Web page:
There was a moment at the Hollywood Bowl on Saturday night when a question came to mind that felt a little like a Zen koan: If you hear a guitar solo but can’t see a guitar, did the solo really happen?
It’s the sort of thought perhaps associated with backing tracks and radio-ready pop, but this was the Playboy Jazz Festival, and the source was unquestionably live in the vocal group Naturally 7, which closed a set steeped with hip-hop and R&B; with an a cappella take on George Harrison’s “While My Guitar Gently Weeps.” Bass, drums and that aforementioned guitar were on hand, but the only instruments were amplified voices.
Was it “real,” or did it have a place on a jazz festival’s bill? Ask the Los Angeles Philharmonic’s creative chair for jazz, Herbie Hancock, who joined the group on a hip-slung key-tar for a medley of “Watermelon Man,” “Chameleon” and “Rockit” before the pairing lighted up the crowd with a rowdy take on the Temptations’ “Get Ready.”
This sort of giddy disregard for borders is part of what makes the Playboy Jazz Festival a Southern California tradition, albeit one that offers uneven pleasures for jazz purists. This year’s 35th installment constituted a transitional year for the festival, which last year saw the retirement of beloved longtime host Bill Cosby. In his place was comic George Lopez, who mostly adhered to Cosby’s model of less-is-more as emcee, delivering a few wryly rowdy quips as the stage turned from one act to another.
“Keep drinking,” Lopez shouted to the crowd in the warm Saturday afternoon. “They can’t catch us all!”
A shift in musical tastes between hosts was perhaps acknowledged as Lopez was welcomed on Sunday with a few measures of “Low Rider” performed by the LAUSD Beyond the Bell Jazz Band, which sent the host shuffling across the stage. (The L.A. County High School for the Arts Jazz Ensemble opened the day Saturday.)
Still, despite the festival’s enduringly festive atmosphere, it’s striking how quaint it can seem. Longtime fans reconnect while in line, food and wine (and other spirits) are shared across aisles and the ever-present sun binds a diverse crowd into a celebratory, even communal atmosphere.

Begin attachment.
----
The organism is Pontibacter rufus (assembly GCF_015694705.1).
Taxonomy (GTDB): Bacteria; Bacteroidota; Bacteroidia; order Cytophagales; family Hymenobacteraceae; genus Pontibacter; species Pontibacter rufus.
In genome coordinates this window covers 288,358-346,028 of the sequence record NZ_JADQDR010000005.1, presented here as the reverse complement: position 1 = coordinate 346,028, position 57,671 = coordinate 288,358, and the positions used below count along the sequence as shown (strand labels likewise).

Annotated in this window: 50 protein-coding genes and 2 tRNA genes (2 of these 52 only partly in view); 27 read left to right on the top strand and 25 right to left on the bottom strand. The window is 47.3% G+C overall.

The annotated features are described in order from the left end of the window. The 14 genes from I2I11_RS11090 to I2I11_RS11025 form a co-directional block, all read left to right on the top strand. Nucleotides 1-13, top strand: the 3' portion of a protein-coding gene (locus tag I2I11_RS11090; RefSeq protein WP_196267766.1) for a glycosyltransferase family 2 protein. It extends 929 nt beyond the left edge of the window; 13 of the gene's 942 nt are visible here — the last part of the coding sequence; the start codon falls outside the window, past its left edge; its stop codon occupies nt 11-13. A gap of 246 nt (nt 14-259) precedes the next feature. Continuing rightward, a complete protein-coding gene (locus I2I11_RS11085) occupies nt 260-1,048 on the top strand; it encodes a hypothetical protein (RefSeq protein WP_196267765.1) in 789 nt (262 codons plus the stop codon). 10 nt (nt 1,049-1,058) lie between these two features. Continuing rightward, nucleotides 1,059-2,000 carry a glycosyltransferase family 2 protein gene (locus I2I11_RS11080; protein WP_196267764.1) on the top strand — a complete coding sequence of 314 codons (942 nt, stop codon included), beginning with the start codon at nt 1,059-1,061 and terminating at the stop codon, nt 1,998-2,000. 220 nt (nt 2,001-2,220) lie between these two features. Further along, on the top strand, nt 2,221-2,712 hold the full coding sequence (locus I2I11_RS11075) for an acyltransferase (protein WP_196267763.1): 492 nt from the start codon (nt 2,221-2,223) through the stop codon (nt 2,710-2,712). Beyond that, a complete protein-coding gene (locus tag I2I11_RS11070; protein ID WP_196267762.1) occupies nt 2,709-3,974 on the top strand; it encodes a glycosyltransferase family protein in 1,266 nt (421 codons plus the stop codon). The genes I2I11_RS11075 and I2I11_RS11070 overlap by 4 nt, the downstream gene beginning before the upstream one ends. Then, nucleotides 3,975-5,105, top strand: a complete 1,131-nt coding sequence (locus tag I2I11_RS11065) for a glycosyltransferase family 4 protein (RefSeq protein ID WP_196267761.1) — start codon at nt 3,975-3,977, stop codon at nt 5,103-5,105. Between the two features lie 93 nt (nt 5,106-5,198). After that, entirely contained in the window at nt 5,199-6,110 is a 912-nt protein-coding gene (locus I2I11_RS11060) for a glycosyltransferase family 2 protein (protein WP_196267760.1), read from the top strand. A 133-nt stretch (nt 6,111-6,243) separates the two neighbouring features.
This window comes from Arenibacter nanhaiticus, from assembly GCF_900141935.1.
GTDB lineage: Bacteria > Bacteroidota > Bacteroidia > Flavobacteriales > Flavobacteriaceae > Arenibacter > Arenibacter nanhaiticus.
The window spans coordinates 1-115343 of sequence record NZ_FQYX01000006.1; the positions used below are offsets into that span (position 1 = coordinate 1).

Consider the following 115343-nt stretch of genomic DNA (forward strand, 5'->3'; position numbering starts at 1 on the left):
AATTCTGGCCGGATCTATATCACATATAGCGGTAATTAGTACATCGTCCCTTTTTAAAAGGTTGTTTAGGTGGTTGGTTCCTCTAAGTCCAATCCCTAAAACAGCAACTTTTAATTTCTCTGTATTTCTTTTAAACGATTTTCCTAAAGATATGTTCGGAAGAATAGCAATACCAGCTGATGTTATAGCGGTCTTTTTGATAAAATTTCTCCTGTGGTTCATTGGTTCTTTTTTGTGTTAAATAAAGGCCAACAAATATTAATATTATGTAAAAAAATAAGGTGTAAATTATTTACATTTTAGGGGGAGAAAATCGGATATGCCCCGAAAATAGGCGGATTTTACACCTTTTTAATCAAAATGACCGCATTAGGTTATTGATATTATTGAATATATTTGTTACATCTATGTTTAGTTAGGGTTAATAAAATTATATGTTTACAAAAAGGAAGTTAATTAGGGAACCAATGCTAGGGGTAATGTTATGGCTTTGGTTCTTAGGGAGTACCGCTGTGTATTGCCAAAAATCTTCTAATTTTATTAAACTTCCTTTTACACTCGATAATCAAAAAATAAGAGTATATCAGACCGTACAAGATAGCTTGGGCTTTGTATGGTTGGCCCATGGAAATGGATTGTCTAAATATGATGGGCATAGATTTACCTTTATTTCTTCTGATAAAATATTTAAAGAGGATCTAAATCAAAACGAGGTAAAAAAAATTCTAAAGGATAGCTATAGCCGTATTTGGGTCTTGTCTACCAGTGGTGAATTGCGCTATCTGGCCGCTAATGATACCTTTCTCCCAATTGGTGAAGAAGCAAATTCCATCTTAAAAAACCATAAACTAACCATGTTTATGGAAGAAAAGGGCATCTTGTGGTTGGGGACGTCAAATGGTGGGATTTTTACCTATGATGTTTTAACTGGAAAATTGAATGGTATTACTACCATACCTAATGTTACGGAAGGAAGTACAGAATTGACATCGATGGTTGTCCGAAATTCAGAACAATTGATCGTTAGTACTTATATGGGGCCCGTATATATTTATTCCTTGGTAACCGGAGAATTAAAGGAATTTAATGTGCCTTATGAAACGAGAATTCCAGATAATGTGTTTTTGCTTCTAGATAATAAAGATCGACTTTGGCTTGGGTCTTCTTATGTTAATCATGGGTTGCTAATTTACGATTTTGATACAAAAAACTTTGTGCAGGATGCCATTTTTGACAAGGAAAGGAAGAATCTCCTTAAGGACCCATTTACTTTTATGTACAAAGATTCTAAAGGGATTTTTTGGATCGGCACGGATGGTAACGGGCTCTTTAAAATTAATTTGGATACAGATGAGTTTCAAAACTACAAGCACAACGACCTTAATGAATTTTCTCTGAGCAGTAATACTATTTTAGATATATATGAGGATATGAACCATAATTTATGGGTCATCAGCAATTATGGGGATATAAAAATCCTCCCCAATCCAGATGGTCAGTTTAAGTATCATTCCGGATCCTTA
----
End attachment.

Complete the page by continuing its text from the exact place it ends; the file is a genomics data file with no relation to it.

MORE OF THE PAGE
Amid such good vibrations, it can be difficult for an artist to rise to the surface. Cuban-born percussionist Pedrito Martinez got hips swiveling early on Saturday, and 21-year-old saxophonist Grace Kelly joined veteran altoist Phil Woods in an swinging set that also featured local pianist Josh Nelson.
Self-described “rockjazz” pianist ELEW fared better in competing for attention Sunday afternoon, and it was no accident. Born Eric Lewis, the former sideman for Wynton Marsalis and Elvin Jones stood like a guitar hero while playing as the JazzAntiqua Dance Ensemble occasionally bounded around him. Wearing a pinstriped jacket and silver metallic wrist cuffs that seemed borrowed from “Game of Thrones,” ELEW alternately glared and grinned at the crowd through chunky covers from the rock songbook, including nods to the Doors, the Cranberries and, boldest of all, Lynyrd Skynyrd’s “Sweet Home Alabama.”
ELEW’s outro was maybe the weekend’s most left-field moment, as he unleashed a wall of dance-music bombast from a laptop straight out of the anthemic playbook of Swedish House Mafia, punctuated with occasional piano runs and digital scratching. The transition to the Brubeck Brothers Quartet, who paid elegant tribute to their father, Dave Brubeck, with pianist Chuck Lamb, bordered on surreal.
More understated, the soulful vocalist Gregory Porter confirmed his standing as an artist to watch on Saturday. Dressed in a crisp white jacket, the ebullient Porter nodded to his L.A. roots on 36th and Normandie before “On My Way to Harlem,” an energetic recounting of his jazz roots that gave way to a quicksilver solo from saxophonist Yosuke Sato.
Angelique Kidjo furthered the weekend’s convivial spirit by pulling some of the crowd onstage during a set that also featured Hugh Masekela’s bright fluegelhorn. Led by an insistent Afropop pulse, Kidjo had one of Saturday’s most energetic sets as she led many of her impromptu backing dancers to square off with her percussionist.
One of the biggest stories in jazz last year, the Robert Glasper Experiment made no concessions to a dinner hour time slot. Opening with Radiohead’s “Packt Like Sardines in a Crushd Tin Box,” Glasper touched on his Grammy-winning album “Black Radio” in an elastic “Cherish the Day” and “Afro Blue,” which featured a guest turn from vocalist Dianne Reeves.
Glasper’s take on Daft Punk’s “Get Lucky” added a new level of funk to the French-born original and his late-set dedications to the late J Dilla and Mulgrew Miller split the difference between two of his influences. The group closed with an odd-angled cover of Nirvana’s “Smells Like Teen Spirit” led by a mbira-like lead from Glasper that culminated with a vocoder-twisted scream from Casey Benjamin.
The glossy funk of Gordon Goodwin’s Big Phat Band made for agreeable dinner music joined by the expertly polished runs of guest Lee Ritenour, and a pairing of Poncho Sanchez and saxophonist James Carter billed as “Olé Coltrane” never entirely took off beyond an agreeable recast of “Giant Steps.” Strangely, for all the cognitive dissonance that comes with a “band” that often pantomimed playing its instruments, the meeting of Naturally 7 with Hancock may have been Saturday’s most memorable pairing.
Lance Bowling, a retired chef who said he came to the festival for all but one of its first 22 years before returning this weekend, struggled to file Naturally 7 in a genre. He finally gave up and said, “As long as it sounds good, right?”